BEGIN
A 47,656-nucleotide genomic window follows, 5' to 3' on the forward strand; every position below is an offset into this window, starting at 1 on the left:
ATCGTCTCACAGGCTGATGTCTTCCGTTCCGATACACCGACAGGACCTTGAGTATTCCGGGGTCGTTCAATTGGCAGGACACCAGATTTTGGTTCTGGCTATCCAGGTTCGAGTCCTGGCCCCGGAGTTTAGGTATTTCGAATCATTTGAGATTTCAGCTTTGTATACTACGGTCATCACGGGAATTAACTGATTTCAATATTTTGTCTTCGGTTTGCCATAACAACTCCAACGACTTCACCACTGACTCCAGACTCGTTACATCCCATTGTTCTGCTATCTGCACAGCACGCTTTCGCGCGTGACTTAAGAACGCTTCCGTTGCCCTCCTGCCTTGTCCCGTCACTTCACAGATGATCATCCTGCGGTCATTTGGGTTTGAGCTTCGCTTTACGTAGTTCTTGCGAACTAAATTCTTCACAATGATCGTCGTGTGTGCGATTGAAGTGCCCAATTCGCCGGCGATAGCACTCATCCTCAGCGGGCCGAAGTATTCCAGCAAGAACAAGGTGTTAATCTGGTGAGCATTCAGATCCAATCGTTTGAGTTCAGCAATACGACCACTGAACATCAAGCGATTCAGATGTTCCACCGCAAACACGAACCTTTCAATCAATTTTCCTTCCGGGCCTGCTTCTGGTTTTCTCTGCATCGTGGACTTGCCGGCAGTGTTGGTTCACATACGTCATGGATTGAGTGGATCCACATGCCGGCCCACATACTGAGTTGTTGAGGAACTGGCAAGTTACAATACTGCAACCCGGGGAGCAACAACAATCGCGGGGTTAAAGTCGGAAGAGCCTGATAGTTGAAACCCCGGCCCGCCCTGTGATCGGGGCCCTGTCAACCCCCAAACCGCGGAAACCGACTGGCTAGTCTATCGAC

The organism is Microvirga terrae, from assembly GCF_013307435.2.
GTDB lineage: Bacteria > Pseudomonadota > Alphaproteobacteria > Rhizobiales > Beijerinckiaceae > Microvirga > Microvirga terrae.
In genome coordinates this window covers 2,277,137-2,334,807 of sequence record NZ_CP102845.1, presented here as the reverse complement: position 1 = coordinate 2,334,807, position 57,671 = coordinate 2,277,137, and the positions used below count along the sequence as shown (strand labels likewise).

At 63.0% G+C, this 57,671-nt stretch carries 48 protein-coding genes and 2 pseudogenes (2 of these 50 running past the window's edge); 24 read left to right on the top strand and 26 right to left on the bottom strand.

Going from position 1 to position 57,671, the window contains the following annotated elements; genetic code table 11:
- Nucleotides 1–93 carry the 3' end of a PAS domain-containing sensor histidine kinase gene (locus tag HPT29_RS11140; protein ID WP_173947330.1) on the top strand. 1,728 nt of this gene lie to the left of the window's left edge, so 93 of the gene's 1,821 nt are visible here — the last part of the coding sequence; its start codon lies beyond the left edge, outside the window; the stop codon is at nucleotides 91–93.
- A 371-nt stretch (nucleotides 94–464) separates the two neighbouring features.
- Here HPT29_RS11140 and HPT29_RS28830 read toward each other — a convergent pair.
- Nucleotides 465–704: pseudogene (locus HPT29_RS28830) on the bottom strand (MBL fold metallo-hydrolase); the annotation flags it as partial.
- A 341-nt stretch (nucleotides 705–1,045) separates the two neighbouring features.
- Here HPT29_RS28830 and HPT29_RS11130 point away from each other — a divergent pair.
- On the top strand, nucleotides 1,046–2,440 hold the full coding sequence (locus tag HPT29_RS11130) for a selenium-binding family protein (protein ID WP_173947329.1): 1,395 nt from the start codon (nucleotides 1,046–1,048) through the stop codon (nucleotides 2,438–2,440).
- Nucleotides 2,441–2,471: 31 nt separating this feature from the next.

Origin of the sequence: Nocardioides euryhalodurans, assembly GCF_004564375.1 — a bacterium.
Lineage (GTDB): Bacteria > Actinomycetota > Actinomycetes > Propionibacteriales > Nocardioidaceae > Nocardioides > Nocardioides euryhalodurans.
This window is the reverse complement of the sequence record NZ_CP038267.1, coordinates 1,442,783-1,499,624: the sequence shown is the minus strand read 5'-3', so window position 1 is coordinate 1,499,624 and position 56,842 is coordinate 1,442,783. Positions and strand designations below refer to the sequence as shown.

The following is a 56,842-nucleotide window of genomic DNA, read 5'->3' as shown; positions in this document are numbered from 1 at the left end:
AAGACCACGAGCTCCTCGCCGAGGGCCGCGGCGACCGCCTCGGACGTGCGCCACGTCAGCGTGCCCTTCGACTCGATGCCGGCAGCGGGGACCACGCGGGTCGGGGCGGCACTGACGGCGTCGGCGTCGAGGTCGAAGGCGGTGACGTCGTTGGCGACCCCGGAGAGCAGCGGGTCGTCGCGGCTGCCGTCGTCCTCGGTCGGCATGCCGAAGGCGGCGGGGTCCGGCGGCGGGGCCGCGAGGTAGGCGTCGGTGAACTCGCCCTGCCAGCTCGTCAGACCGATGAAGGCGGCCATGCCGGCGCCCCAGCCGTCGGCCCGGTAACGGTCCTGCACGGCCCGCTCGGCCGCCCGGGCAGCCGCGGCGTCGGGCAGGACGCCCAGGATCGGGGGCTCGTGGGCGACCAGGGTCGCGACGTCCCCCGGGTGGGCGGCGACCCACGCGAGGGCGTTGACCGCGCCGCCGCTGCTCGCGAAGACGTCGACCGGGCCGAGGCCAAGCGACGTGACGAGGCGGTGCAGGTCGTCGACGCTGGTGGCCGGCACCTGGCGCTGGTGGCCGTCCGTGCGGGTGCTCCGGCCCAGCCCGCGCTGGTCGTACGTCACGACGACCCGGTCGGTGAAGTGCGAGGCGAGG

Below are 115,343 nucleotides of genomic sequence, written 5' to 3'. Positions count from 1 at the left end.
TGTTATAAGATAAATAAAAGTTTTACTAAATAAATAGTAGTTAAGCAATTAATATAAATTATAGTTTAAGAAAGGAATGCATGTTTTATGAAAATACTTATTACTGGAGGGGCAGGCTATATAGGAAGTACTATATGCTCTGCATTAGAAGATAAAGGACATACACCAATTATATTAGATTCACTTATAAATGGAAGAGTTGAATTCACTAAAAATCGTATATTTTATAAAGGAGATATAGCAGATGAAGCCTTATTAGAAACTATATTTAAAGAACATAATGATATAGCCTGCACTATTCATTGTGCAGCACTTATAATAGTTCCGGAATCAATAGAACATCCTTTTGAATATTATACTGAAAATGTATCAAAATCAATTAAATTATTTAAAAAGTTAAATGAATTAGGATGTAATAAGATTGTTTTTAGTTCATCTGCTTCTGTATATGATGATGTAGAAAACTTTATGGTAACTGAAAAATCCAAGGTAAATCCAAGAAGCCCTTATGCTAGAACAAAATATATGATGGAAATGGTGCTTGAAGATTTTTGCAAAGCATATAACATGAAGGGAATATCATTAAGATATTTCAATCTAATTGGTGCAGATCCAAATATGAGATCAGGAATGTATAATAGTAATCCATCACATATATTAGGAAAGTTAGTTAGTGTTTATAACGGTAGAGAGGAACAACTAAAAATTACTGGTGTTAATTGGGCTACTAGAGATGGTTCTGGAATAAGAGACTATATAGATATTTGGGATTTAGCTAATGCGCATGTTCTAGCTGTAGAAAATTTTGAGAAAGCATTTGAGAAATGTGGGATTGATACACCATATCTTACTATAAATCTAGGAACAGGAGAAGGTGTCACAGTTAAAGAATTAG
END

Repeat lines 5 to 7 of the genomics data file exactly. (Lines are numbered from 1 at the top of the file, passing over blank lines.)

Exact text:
In genome coordinates this window covers 2,277,137-2,334,807 of sequence record NZ_CP102845.1, presented here as the reverse complement: position 1 = coordinate 2,334,807, position 57,671 = coordinate 2,277,137, and the positions used below count along the sequence as shown (strand labels likewise).

At 63.0% G+C, this 57,671-nt stretch carries 48 protein-coding genes and 2 pseudogenes (2 of these 50 running past the window's edge); 24 read left to right on the top strand and 26 right to left on the bottom strand.

Going from position 1 to position 57,671, the window contains the following annotated elements; genetic code table 11: